For example, the identity verification (eKYC) screening system was one significant project in the past six months. Before the project*, identity verification was a complicated process for users. They had to take a photo of their driver’s license and a selfie. Now, though, it takes only a few minutes to complete the screening process by scanning the IC chip on the driver’s license or My Number Card. We created a screening system behind a series of processes in which the data of a user’s ID scanned by their smartphone is reviewed and approved. It used to take several days for the screening to be completed, but we were able to greatly reduce that.
*You can learn a little more about the project in this article.

In addition, the System Division is responsible for monitoring fraudulent transactions, as well as the backend systems for monitoring, together with the Anti-Financial Crime Office that is in charge of anti-fraud measures. You may have noticed, but from streamlining operations in administrative departments, such as human resources and accounting, to developing apps and systems behind the scenes of our business, our division takes on quite a wide range of work. It’s quite difficult to bring the different departments together because what one is doing is completely different from the other, but we are working together with all teams to systematize the work so that operations can run smoothly.

Organizational Theory as Division Head

I believe that team building is all about communication. When you are focused on your own work and tasks, it is easy to lose sight of how others think while working. I have experience developing as a programmer and running my own company, so I have some idea of the mindset of each employee on the engineering, sales, and corporate side. So when I lead an organization, I try to be the middleman and “interpret” a little to convey the message between each organization.

What I think is unique to PayPay is that it brings together people from a broad variety of backgrounds, including our powerful sales team in which folks from SoftBank are also present, and development engineers from around the world who belong mainly to the product-related divisions. Regarding collaboration between IT and management, or between various teams and the System Division, I can draw on my experience of studying at an overseas business school after quitting the company I joined after graduating university. After going abroad, I came to believe that nationality and language do not matter at all if you are excellent at what you do, and I think I am able to see things as they are, without bias or preconceptions.

How do we arrive at a solution which satisfies both what “they” want and what “we” want? It’s not that we’re looking in opposite directions. As a company we are all looking in the same direction, so I try to change the way we “hold hands” or change our methods. I try to find a point where we can all agree upon by going up or down or sideways, or something like that.

For Those Who Want to Join PayPay

No Need to Be Polished, Those Who Learn from Their Mistakes Are Strong

I think there are many things that can go wrong or unexpected in the real world. In fact, I myself failed with my own company. However, failure is not a problem at all. It is actually extremely important to know how to rise above it and make the most of it the next time. Rather than people who have experienced spectacular achievements or successful projects, I would like to see people who’ve experienced major setbacks or insurmountable challenges and have learned important lessons from them.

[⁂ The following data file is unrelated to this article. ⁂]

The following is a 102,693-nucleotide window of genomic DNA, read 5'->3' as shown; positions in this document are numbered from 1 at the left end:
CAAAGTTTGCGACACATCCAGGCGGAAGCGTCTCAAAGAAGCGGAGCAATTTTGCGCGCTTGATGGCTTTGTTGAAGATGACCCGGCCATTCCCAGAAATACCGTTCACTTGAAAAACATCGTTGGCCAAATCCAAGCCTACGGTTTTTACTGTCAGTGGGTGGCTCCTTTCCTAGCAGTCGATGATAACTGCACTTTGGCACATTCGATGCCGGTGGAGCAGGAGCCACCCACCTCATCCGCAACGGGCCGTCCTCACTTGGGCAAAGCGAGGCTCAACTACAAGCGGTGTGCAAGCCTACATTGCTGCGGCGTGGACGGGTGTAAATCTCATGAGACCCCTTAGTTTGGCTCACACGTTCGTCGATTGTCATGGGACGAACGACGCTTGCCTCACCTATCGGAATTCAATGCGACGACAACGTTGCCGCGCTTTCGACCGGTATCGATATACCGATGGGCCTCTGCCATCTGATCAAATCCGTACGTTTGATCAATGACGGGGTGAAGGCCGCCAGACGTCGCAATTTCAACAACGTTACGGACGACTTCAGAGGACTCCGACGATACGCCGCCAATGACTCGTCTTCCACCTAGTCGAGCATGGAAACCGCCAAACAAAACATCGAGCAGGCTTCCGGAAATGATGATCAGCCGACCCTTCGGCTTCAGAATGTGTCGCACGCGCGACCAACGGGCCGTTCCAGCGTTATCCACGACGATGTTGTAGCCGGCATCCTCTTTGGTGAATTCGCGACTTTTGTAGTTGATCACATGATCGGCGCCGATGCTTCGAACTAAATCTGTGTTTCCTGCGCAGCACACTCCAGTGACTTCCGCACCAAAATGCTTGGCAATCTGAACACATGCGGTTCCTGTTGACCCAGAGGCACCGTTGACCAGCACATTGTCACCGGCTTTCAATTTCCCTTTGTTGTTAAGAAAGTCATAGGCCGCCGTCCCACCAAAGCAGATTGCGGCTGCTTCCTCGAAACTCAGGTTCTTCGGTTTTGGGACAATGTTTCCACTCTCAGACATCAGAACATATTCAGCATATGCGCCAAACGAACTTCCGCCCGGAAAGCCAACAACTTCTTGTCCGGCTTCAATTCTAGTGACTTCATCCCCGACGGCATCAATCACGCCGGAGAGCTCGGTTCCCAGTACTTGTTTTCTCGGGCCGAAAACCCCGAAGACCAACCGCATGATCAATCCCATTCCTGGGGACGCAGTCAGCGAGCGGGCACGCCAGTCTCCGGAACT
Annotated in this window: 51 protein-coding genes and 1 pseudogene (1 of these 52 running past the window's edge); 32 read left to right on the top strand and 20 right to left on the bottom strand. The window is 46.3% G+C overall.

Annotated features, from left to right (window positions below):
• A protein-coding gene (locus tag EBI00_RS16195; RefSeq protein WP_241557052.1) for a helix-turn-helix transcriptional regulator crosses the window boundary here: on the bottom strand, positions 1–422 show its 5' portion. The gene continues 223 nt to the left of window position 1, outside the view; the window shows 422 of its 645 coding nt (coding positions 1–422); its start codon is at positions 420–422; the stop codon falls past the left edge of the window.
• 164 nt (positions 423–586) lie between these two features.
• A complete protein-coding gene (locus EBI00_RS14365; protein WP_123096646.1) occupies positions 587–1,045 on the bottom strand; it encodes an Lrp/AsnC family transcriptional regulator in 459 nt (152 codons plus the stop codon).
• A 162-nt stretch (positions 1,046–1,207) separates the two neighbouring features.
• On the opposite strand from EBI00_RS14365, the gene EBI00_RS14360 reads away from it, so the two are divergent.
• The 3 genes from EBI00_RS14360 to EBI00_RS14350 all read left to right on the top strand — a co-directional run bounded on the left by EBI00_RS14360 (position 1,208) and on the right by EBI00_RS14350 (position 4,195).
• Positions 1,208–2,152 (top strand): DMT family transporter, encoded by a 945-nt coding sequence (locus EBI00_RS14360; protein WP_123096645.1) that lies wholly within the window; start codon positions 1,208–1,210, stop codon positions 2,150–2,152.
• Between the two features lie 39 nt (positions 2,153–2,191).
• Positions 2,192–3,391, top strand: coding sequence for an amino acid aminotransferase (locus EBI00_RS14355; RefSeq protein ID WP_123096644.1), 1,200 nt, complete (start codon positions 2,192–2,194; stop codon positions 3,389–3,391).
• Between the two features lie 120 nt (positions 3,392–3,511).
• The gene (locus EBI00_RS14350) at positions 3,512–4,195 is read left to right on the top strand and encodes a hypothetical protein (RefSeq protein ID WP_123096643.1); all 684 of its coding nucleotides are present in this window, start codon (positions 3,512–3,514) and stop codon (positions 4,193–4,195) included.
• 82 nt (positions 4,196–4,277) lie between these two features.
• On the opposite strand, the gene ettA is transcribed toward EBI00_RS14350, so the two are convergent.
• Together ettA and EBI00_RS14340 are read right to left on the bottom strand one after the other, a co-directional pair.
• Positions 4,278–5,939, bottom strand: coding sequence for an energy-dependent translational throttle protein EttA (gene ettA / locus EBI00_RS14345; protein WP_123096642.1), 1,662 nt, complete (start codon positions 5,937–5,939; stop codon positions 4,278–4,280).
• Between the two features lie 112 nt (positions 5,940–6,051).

When I make the final decision on whether to hire someone, I always ask myself, “Can I trust this person with my keys?” If it turns out that I shouldn’t have, that just means I wasn’t a good judge of character! I take full responsibility for that. Do I trust the current members? Of course I do.

Be Sincere to Be Professional—What I Like about PayPay

As for welcoming new members to the System Division, I would like a person who can empathize with the PayPay 5 Senses to join us. Personally, I like the phrases “Be Sincere to Be Professional” and “Be sincere and work as a professional without making any compromise. Create new opportunities and values. Go through till the end.”

Surprisingly, there are a lot of diligent people at PayPay. Before I joined the company, I was afraid that there might be conflicts, confrontations between departments, or organizational barriers because there are people from various countries and backgrounds. But there was nothing like that, and I found people to be frank with each other. Because many of our employees are like that, when we ask folks to do something for us, even when they are busy many of them are ready to cooperate. That’s another aspect I like about PayPay. We have many types of members, but they are all at the core honest and professional. I would say “Be Sincere to Be Professional” is the most accurate description of PayPay employees.

【Editor’s note】

Okada-san showed up for the interview looking breezy in his brand new Oasis T-shirt. He loves working out, playing games, and Oasis, and was most recently in a social network gaming company. He was comfortable at his previous job and was not proactive about switching companies, but with the encouragement of the words, “Let’s build Yahoo! again,” he went to PayPay. Having witnessed up close and personal a major turning point in the history of Japan’s internet industry, he was convinced that the fintech area was next and thought, “I have no choice but to go there.” At PayPay we are blessed with a timely leader heading the internal business system development to support new financial services.

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Special Thanks: Hiroshi Okada / Editor: Kona(PayPay Inside-Out Editorial Team)/ Photographer: Hinako&Mina / Translator: Justin / Translation Editor: Kye
*Employees’ affiliations are as of the time of the interview.